Google Doodle honors Altina Schinasi, creator of enduring “cat-eye” eyeglasses

Google Doodle honors renowned designer Altina Schinasi on her 116th birthday.

In honor of Altine “Tina” Schinasi’s 116th birthday on August 4, the Google search engine created a Doodle to honor American designer Altine “Tina” Schinasi, best known for creating the well-known “cat-eye” eyeglass frame.

On August 4, 1907, Altina Schinasi was born in Manhattan, New York. She would have turned 116 years old today. Schinasi, a child of immigrants, her father was a Sephardic Jewish Turk and her mother was from Salonica. she studied art at The Art Students League in New York and began working for various retailers on the renowned Fifth Avenue as a window dresser.

Bold colors, geometric patterns, and abstract forms were common in Altina Schinasi’s artwork. She had a remarkable talent for combining texture and color to produce vibrant and eye-catching designs. Her work drew inspiration from a variety of genres, including modernist, African, and Native American art. She is therefore regarded as one of the most significant textile designers of the 20th century, and museums and private collectors all over the world continue to admire and collect her works.

She taught ceramics at the University of California, Berkeley and won the American Crafts Council’s Gold Medal. The Metropolitan Museum of Art, the Museum of Modern Art, and the Smithsonian American Art Museum all still have her pieces on display.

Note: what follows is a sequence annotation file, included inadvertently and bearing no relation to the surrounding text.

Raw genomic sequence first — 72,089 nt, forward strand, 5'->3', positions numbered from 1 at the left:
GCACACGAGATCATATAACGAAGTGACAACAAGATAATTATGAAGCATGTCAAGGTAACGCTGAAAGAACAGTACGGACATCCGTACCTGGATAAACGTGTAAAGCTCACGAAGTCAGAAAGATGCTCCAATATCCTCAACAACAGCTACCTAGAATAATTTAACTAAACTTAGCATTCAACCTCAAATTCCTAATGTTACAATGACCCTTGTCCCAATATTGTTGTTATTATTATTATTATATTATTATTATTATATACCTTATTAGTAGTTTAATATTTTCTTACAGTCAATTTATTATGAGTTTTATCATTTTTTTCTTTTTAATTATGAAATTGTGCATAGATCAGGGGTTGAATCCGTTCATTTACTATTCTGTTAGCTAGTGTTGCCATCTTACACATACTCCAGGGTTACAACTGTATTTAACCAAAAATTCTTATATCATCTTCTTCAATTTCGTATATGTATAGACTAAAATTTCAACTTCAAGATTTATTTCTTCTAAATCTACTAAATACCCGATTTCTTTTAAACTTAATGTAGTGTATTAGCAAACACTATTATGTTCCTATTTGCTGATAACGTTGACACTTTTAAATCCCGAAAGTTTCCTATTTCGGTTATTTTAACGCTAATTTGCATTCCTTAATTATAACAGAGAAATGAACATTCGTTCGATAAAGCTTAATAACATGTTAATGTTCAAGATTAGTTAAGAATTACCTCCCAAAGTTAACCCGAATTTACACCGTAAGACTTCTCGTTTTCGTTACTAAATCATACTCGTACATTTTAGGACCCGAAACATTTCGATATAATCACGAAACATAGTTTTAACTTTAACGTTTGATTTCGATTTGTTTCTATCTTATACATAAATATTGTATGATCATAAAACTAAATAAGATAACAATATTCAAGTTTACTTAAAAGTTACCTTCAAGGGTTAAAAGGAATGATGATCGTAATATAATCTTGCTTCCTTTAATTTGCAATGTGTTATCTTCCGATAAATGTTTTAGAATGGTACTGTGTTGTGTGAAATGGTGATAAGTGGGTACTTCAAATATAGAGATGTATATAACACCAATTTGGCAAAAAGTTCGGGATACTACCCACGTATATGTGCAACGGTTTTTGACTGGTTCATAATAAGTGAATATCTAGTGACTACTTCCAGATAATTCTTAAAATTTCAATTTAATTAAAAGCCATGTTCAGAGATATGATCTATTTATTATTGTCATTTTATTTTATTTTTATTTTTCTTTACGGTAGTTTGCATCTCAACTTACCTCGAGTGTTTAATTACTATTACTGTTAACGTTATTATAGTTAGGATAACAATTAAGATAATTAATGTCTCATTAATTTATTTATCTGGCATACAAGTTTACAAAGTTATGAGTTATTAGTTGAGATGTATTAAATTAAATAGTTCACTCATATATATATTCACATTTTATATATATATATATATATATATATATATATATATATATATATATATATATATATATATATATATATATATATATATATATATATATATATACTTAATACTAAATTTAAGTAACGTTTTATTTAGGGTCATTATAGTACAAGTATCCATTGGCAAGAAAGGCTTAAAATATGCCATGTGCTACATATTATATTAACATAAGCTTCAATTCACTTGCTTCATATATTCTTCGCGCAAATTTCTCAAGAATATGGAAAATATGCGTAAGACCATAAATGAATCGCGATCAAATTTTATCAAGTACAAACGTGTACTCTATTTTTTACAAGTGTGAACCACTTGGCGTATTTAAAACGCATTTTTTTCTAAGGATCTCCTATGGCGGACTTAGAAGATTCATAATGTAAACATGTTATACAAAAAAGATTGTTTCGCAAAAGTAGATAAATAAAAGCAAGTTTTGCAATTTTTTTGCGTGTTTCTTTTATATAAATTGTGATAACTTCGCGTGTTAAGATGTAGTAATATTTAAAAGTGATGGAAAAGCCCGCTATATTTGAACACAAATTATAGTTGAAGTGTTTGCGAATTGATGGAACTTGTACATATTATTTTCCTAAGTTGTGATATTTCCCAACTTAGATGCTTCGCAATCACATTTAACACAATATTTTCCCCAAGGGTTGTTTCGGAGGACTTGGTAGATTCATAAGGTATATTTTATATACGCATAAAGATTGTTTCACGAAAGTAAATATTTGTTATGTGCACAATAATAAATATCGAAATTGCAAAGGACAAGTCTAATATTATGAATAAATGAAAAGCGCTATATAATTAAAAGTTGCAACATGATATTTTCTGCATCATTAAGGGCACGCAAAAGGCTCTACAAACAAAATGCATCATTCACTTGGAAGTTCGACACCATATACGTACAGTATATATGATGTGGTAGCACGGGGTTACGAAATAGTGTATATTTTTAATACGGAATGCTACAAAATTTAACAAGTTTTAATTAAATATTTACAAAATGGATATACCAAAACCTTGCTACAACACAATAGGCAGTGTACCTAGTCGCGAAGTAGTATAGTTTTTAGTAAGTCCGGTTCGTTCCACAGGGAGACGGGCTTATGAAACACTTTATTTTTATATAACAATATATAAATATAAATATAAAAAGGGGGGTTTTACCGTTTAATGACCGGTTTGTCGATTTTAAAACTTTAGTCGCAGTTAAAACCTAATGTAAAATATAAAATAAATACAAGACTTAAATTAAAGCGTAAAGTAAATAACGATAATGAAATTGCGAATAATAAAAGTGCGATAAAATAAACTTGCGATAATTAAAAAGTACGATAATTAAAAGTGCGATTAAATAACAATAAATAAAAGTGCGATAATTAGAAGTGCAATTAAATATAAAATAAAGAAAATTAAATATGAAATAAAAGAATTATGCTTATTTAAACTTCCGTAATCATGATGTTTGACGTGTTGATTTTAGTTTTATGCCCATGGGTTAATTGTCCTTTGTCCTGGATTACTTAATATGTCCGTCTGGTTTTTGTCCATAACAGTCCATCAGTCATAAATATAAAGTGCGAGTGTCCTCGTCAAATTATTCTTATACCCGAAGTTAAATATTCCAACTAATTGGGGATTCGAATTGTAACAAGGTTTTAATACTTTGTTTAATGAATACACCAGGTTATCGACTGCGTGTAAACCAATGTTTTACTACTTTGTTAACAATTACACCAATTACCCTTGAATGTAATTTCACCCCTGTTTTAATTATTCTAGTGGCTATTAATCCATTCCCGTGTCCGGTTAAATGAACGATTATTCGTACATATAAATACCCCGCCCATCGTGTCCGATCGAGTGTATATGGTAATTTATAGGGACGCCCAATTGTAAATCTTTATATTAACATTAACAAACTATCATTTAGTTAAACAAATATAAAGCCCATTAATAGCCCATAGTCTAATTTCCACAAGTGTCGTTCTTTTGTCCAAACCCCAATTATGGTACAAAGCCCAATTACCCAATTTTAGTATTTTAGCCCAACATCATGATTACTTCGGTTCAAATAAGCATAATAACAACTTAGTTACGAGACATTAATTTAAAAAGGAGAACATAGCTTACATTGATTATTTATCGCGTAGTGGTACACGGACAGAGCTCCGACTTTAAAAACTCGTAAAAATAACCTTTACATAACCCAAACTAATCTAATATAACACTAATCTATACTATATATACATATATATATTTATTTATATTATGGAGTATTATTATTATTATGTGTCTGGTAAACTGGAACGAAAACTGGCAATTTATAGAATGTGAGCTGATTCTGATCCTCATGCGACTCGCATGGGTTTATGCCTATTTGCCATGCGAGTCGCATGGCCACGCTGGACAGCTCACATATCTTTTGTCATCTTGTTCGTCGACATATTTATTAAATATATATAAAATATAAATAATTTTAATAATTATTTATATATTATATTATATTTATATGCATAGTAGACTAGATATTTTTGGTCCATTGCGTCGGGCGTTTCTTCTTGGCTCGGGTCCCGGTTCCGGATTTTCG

Altina Schinasi has created a number of notable works in addition to her larger body of work, such as the “Altina Schinasi” rug designed for the Knoll Textile Company in 1955, the “Aphrodite” ceramic vase made for the Steuben Glass Company in 1960, and the “Opus II” necklace designed in 1965. These pieces further showcase her artistic ability and creative design philosophy.

When Altina Schinasi was working as a designer of window displays, she came up with the revolutionary concept for the “cat-eye” frame. She set out to develop a new and distinctive option for women after realizing that their choices for eyeglasses were limited to round frames with uninspiring designs. She imagined eyeglass frames with pointed edges that would draw attention to and enhance the wearer’s face, drawing inspiration from the seductive shape of Harlequin masks worn during the Carnevale festival in Venice, Italy.

Altina Schinasi persevered in her pursuit despite receiving numerous rejections from major manufacturers who thought her invention was too unconventional, cutting paper prototypes of her inventive design. When a nearby store owner saw the potential in her design and asked for an exclusivity agreement for six months, that was when she had her breakthrough.

In the US during the late 1930s and early 1940s, women quickly adopted the Harlequin eyeglasses as a fashion statement. Her creation brought her widespread acclaim, including the esteemed Lord & Taylor American Design Award in 1939. She was recognized for her contributions to the fashion industry by prestigious publications like Vogue and Life.